Bohemian Rhapsody

Bohemian Rhapsody

Few bands embodied the pure excess of the 1970s like Queen. Embracing the exaggerated pomp of progressive rock and heavy metal, as well as vaudevillian music hall, the British quartet delved deeply into camp and bombast, creating a huge, mock-operatic sound with layered guitars and overdubbed vocals. Queen’s music was a bizarre yet highly accessible fusion of the macho and the fey.

Lead Vocalist Freddie Mercury brought a sense of extravagance to Queen, pushing them toward kitschy humor and pseudo-classical arrangements as epitomized in the song, “Bohemian Rhapsody.” What would end up becoming their best known song was initially rejected by record producers everywhere who couldn’t grasp the notion of a 6 minute long rock opera. Luckily for fans everywhere Queen stuck to their instincts and threatened to walk from the label and the band was catapulted into rock immortality. They gave us many hits over the years like “We Will Rock You”, “I Want To Break Free” and “Crazy Little Thing Called Love” among others.

The origins of Queen are found in London, England, from the ashes of the blues-rock band Smile. Would-be Queen members Brian May (guitars/vocals) and Roger Taylor (drums/vocals) were members of that group, with Tim Staffell bassist and lead vocalist. Farrokh (Freddie) Bulsara had been a singer of another band named Wreckage, but had always admired Smile. Soon Bulsara joined Smile as a member after the departure of Staffell, and bestowed a new name on the band, ‘Queen’. Farrokh Bulsara also adopted a new stage name, Freddie Mercury, and soon the band recruited a new bassist in John Deacon. Once Queen was complete, they began rehearsing. Over the next couple of years, all four members graduated from college and were ready to focus more on their career as a band.

In 1973, Queen released their self titled album which failed to garner much success. Their second self titled album was a little different, with its emotional and fantasy themes it became a breakthrough success. The album peaked at number 5 on the UK charts. Queen’s third album ‘Sheer Heart Attack’ in 1974 presented a more accessible sound than its two predecessors. The album’s single ‘Killer Queen’ broke into the US Billboard Hot 100 at number 12 for the first time in the bands history.

Queen’s greatest achievement was yet to come when they released their fourth album ‘A Night At The Opera’ in 1975. The group recorded it for a long time and spent a fortune on the now classic video for the enormous hit ‘Bohemian Rhapsody’ which was on the album. The album became Queen’s first number one album on the UK charts making the band members bonafide superstars. Queen followed the success of ‘A Night At The Opera’ with ‘A Day At The Races’, which scored another number one position on the UK Charts. The next two albums ‘News Of The World’ in 1977 and ‘Jazz’ in 1978 reached platinum status in both the US and UK helped by the singles, ‘We Are The Champions’ and ‘We Will Rock You’. Due to their massive success and admiration they were the favourite target of panning from many critics.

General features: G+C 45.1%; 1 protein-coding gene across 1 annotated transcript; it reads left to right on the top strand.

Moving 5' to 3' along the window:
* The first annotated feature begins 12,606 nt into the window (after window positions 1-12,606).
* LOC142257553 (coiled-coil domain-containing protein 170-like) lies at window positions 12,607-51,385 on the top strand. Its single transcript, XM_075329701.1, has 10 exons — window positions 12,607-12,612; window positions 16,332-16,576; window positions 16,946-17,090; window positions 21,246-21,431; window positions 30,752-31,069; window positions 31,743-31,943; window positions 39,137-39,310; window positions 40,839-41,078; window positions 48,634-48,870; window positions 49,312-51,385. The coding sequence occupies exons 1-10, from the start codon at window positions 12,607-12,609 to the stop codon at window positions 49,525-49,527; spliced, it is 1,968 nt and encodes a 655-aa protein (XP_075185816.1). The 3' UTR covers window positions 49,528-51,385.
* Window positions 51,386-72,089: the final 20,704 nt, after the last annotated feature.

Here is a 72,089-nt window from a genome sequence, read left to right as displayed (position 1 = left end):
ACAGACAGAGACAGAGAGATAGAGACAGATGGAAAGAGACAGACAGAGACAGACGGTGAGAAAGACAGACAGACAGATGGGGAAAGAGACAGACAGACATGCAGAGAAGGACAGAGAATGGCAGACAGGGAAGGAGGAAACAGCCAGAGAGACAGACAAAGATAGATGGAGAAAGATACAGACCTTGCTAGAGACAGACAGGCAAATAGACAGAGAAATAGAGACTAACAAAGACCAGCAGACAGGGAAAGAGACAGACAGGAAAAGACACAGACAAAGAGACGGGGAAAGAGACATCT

Into the 1980’s Queen was still at the peak of their popularity. In late 1980 they released ‘The Game’ their most eclectic album to date. With the rock & roll and disco influenced singles, ‘Crazy Little Thing Called Love’ and ‘Another One Bites The Dust’ this album became their one and only album to zoom to the number one position on the US Billboard charts.

Shortly afterwards, they fell out of favour in the US markets. With the help of David Bowie they were able to complete with the new wave with 1981’s hit single ‘Under Pressure’. Instead of proving the group’s vitality the single felt more like a last gasp. Faced with their decreased popularity in the US and waning popularity in the UK, Queen began touring foreign markets, cultivating a large, dedicated fan base in Latin America, Asia, and Africa, continents that most rock groups ignored.

Queen’s status in the UK was only revived in the wake of their show stopping performance at ‘Live Aid’ in 1985. Attendees at the Wembley Stadium were speechless post Queen’s energetic performance and to this day clips of the performance are streamed daily.

By 1991, Queen heavily scaled back their performances, causing many rumours to circulate about Freddie Mercury’s health. On November 23rd he announced that he was in fact unwell and died the following day. The remaining members of the band held a memorial concert for him that was seen by more than one billion people and raised millions for charity.

Post Mercury’s death, the band strived to keep the band active. First Paul Rodgers and then Adam Lambert from American Idol replaced Mercury on lead vocals. The group continued touring across the world.

In 2018, interest in Queen’s story was piqued with the release of the movie, ‘Bohemian Rhapsody’. While the movie was an ode to Freddie Mercury it also told the story of the bands astronomical ladder to success. The remaining band members contributed to the movie’s soundtrack and were extremely involved in its production. ‘Bohemian Rhapsody’ gave Queen a new legion of dedicated millennial fans who weren’t born during the bands peak success.

Although Queen may not receive the same critical respect their peers have gotten, the band nevertheless became one of the most successful, dynamic and well loved bands in the history of 20th century music. They were inducted into the Rock and Roll Hall Of Fame in 2001.

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